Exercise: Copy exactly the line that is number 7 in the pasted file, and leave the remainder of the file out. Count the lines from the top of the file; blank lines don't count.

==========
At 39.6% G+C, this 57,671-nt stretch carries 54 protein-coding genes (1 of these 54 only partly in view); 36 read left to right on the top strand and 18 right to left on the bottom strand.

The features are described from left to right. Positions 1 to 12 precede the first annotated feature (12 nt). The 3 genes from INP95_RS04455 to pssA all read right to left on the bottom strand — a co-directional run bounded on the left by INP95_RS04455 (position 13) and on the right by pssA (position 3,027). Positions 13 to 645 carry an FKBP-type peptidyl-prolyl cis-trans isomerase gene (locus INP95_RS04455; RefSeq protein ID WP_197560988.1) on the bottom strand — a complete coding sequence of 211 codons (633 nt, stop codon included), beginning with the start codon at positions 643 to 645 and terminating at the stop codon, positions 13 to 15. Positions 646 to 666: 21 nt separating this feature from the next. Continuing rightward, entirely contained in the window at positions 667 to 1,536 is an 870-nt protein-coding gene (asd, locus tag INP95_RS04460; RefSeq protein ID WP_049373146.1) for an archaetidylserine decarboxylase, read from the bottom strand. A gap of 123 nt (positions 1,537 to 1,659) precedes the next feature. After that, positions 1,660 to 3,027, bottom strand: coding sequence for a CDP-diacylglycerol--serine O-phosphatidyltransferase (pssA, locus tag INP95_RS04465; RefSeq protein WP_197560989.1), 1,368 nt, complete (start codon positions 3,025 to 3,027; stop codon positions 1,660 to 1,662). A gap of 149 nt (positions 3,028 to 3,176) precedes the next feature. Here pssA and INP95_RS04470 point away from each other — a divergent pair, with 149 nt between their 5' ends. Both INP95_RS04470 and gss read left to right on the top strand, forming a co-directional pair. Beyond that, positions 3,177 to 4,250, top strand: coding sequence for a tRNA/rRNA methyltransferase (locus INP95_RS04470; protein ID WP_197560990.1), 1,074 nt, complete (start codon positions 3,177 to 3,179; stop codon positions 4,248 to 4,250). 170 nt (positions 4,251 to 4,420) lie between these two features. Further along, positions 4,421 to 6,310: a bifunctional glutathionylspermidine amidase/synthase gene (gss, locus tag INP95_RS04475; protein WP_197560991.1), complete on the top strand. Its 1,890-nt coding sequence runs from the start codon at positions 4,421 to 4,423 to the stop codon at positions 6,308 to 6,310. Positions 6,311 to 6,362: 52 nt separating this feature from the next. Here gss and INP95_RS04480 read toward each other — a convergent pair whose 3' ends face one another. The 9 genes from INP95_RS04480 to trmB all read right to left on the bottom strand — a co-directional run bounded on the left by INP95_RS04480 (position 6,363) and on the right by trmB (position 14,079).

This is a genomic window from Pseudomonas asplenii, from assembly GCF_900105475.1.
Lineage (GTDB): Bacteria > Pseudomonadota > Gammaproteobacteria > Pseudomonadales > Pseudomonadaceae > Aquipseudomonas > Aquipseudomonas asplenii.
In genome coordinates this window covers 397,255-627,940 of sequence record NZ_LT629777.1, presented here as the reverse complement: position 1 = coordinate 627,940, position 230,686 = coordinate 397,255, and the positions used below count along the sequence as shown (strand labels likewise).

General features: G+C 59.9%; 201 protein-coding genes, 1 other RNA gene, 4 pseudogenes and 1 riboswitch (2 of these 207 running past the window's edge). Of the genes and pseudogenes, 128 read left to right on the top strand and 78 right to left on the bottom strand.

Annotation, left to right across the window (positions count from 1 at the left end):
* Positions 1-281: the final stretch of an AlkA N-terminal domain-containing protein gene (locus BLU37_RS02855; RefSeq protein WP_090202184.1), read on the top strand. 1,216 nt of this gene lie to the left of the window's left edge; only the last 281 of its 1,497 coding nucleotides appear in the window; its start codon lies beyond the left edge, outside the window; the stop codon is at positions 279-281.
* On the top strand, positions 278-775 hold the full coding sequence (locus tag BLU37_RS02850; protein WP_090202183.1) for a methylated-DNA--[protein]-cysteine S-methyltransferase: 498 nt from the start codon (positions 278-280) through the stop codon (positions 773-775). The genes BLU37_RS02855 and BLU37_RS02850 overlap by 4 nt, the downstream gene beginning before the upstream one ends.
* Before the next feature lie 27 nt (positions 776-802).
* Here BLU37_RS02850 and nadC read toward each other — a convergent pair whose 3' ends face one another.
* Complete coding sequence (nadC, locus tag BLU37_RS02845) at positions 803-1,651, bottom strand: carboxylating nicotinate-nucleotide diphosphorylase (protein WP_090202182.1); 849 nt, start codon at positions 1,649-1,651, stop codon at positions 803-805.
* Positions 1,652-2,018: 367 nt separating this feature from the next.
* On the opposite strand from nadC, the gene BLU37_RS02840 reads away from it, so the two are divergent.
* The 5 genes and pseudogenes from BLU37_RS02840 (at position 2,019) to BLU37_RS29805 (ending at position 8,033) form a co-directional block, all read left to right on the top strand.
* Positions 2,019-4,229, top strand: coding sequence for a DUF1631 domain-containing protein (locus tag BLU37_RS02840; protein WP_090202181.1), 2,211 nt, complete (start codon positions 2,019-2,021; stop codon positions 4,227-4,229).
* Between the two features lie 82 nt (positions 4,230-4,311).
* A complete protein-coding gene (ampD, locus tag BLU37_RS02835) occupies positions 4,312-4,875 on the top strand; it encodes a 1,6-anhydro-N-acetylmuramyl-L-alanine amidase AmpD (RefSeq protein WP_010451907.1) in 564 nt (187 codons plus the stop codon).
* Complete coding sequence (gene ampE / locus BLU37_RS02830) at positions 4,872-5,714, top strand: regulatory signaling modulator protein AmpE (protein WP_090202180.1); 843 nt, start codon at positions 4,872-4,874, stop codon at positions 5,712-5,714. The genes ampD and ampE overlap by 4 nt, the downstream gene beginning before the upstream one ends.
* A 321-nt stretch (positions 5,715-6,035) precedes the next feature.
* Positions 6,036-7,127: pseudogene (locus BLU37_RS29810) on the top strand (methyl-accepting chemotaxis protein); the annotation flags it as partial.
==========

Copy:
Annotation, left to right across the window (positions count from 1 at the left end):